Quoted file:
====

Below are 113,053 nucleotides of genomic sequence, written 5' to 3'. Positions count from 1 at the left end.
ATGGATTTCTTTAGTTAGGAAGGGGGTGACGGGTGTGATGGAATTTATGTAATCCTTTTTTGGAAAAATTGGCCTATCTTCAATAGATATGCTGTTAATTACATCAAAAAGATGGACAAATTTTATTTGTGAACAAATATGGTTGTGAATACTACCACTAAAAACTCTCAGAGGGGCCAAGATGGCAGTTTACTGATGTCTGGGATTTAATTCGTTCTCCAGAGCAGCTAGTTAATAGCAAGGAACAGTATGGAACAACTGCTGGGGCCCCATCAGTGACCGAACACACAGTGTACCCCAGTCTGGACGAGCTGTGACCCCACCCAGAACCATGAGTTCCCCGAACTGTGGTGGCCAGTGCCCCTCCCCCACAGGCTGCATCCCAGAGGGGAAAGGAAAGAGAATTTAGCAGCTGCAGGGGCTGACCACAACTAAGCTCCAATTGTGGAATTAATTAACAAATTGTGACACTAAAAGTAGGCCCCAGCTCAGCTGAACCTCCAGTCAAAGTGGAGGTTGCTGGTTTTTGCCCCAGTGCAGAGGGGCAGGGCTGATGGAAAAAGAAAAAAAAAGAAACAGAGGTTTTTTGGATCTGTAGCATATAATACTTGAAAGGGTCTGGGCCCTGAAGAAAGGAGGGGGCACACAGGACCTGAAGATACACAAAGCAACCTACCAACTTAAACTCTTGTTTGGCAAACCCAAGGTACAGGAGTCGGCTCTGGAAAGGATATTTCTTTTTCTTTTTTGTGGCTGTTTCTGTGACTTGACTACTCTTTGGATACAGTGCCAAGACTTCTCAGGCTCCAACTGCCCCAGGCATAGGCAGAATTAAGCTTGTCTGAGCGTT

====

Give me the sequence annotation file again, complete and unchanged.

Below are 113,053 nucleotides of genomic sequence, written 5' to 3'. Positions count from 1 at the left end.
ATGGATTTCTTTAGTTAGGAAGGGGGTGACGGGTGTGATGGAATTTATGTAATCCTTTTTTGGAAAAATTGGCCTATCTTCAATAGATATGCTGTTAATTACATCAAAAAGATGGACAAATTTTATTTGTGAACAAATATGGTTGTGAATACTACCACTAAAAACTCTCAGAGGGGCCAAGATGGCAGTTTACTGATGTCTGGGATTTAATTCGTTCTCCAGAGCAGCTAGTTAATAGCAAGGAACAGTATGGAACAACTGCTGGGGCCCCATCAGTGACCGAACACACAGTGTACCCCAGTCTGGACGAGCTGTGACCCCACCCAGAACCATGAGTTCCCCGAACTGTGGTGGCCAGTGCCCCTCCCCCACAGGCTGCATCCCAGAGGGGAAAGGAAAGAGAATTTAGCAGCTGCAGGGGCTGACCACAACTAAGCTCCAATTGTGGAATTAATTAACAAATTGTGACACTAAAAGTAGGCCCCAGCTCAGCTGAACCTCCAGTCAAAGTGGAGGTTGCTGGTTTTTGCCCCAGTGCAGAGGGGCAGGGCTGATGGAAAAAGAAAAAAAAAGAAACAGAGGTTTTTTGGATCTGTAGCATATAATACTTGAAAGGGTCTGGGCCCTGAAGAAAGGAGGGGGCACACAGGACCTGAAGATACACAAAGCAACCTACCAACTTAAACTCTTGTTTGGCAAACCCAAGGTACAGGAGTCGGCTCTGGAAAGGATATTTCTTTTTCTTTTTTGTGGCTGTTTCTGTGACTTGACTACTCTTTGGATACAGTGCCAAGACTTCTCAGGCTCCAACTGCCCCAGGCATAGGCAGAATTAAGCTTGTCTGAGCGTT